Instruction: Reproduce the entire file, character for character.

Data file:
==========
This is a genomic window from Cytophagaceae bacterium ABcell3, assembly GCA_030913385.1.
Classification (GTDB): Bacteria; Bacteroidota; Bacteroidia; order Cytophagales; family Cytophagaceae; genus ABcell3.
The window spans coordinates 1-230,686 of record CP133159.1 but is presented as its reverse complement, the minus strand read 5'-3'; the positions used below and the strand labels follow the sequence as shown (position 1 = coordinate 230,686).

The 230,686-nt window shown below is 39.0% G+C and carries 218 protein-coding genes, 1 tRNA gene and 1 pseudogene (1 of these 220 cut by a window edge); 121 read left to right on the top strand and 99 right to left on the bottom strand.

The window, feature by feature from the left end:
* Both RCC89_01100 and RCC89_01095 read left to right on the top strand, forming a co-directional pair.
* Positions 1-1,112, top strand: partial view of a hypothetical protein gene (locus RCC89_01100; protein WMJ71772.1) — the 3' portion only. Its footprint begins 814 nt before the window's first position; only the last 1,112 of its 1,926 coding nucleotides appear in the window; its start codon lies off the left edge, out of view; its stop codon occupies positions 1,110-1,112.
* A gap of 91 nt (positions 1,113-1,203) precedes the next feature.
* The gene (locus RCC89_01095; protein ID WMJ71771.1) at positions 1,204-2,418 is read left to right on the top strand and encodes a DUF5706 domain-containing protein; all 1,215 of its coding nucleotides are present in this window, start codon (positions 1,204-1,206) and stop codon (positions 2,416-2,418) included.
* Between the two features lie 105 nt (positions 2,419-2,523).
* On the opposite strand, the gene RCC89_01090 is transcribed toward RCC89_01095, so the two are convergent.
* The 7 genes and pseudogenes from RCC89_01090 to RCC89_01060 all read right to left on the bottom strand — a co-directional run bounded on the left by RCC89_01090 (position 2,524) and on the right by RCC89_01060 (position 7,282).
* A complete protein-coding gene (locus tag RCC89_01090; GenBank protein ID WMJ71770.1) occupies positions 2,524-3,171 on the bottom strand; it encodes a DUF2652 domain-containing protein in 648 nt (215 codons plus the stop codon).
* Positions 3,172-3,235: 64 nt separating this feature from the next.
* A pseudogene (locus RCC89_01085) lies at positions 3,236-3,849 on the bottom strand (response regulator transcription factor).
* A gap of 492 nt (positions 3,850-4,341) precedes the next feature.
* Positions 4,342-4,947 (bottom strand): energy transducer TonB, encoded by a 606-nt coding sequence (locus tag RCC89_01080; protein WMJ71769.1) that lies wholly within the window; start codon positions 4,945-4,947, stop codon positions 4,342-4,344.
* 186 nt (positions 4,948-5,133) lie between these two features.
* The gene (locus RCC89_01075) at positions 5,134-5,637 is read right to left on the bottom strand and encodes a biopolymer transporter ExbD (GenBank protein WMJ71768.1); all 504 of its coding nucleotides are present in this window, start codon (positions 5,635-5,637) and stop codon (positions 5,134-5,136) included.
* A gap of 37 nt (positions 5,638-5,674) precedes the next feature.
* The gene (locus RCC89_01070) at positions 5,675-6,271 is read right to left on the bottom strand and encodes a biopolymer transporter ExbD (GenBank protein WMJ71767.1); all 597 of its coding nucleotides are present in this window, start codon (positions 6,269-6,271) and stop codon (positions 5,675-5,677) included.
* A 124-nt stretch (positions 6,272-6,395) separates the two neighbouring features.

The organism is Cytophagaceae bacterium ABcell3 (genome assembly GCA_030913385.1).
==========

This is a genomic window from Cytophagaceae bacterium ABcell3, assembly GCA_030913385.1.
Classification (GTDB): Bacteria; Bacteroidota; Bacteroidia; order Cytophagales; family Cytophagaceae; genus ABcell3.
The window spans coordinates 1-230,686 of record CP133159.1 but is presented as its reverse complement, the minus strand read 5'-3'; the positions used below and the strand labels follow the sequence as shown (position 1 = coordinate 230,686).

The 230,686-nt window shown below is 39.0% G+C and carries 218 protein-coding genes, 1 tRNA gene and 1 pseudogene (1 of these 220 cut by a window edge); 121 read left to right on the top strand and 99 right to left on the bottom strand.

The window, feature by feature from the left end:
* Both RCC89_01100 and RCC89_01095 read left to right on the top strand, forming a co-directional pair.
* Positions 1-1,112, top strand: partial view of a hypothetical protein gene (locus RCC89_01100; protein WMJ71772.1) — the 3' portion only. Its footprint begins 814 nt before the window's first position; only the last 1,112 of its 1,926 coding nucleotides appear in the window; its start codon lies off the left edge, out of view; its stop codon occupies positions 1,110-1,112.
* A gap of 91 nt (positions 1,113-1,203) precedes the next feature.
* The gene (locus RCC89_01095; protein ID WMJ71771.1) at positions 1,204-2,418 is read left to right on the top strand and encodes a DUF5706 domain-containing protein; all 1,215 of its coding nucleotides are present in this window, start codon (positions 1,204-1,206) and stop codon (positions 2,416-2,418) included.
* Between the two features lie 105 nt (positions 2,419-2,523).
* On the opposite strand, the gene RCC89_01090 is transcribed toward RCC89_01095, so the two are convergent.
* The 7 genes and pseudogenes from RCC89_01090 to RCC89_01060 all read right to left on the bottom strand — a co-directional run bounded on the left by RCC89_01090 (position 2,524) and on the right by RCC89_01060 (position 7,282).
* A complete protein-coding gene (locus tag RCC89_01090; GenBank protein ID WMJ71770.1) occupies positions 2,524-3,171 on the bottom strand; it encodes a DUF2652 domain-containing protein in 648 nt (215 codons plus the stop codon).
* Positions 3,172-3,235: 64 nt separating this feature from the next.
* A pseudogene (locus RCC89_01085) lies at positions 3,236-3,849 on the bottom strand (response regulator transcription factor).
* A gap of 492 nt (positions 3,850-4,341) precedes the next feature.
* Positions 4,342-4,947 (bottom strand): energy transducer TonB, encoded by a 606-nt coding sequence (locus tag RCC89_01080; protein WMJ71769.1) that lies wholly within the window; start codon positions 4,945-4,947, stop codon positions 4,342-4,344.
* 186 nt (positions 4,948-5,133) lie between these two features.
* The gene (locus RCC89_01075) at positions 5,134-5,637 is read right to left on the bottom strand and encodes a biopolymer transporter ExbD (GenBank protein WMJ71768.1); all 504 of its coding nucleotides are present in this window, start codon (positions 5,635-5,637) and stop codon (positions 5,134-5,136) included.
* A gap of 37 nt (positions 5,638-5,674) precedes the next feature.
* The gene (locus RCC89_01070) at positions 5,675-6,271 is read right to left on the bottom strand and encodes a biopolymer transporter ExbD (GenBank protein WMJ71767.1); all 597 of its coding nucleotides are present in this window, start codon (positions 6,269-6,271) and stop codon (positions 5,675-5,677) included.
* A 124-nt stretch (positions 6,272-6,395) separates the two neighbouring features.

The organism is Cytophagaceae bacterium ABcell3 (genome assembly GCA_030913385.1).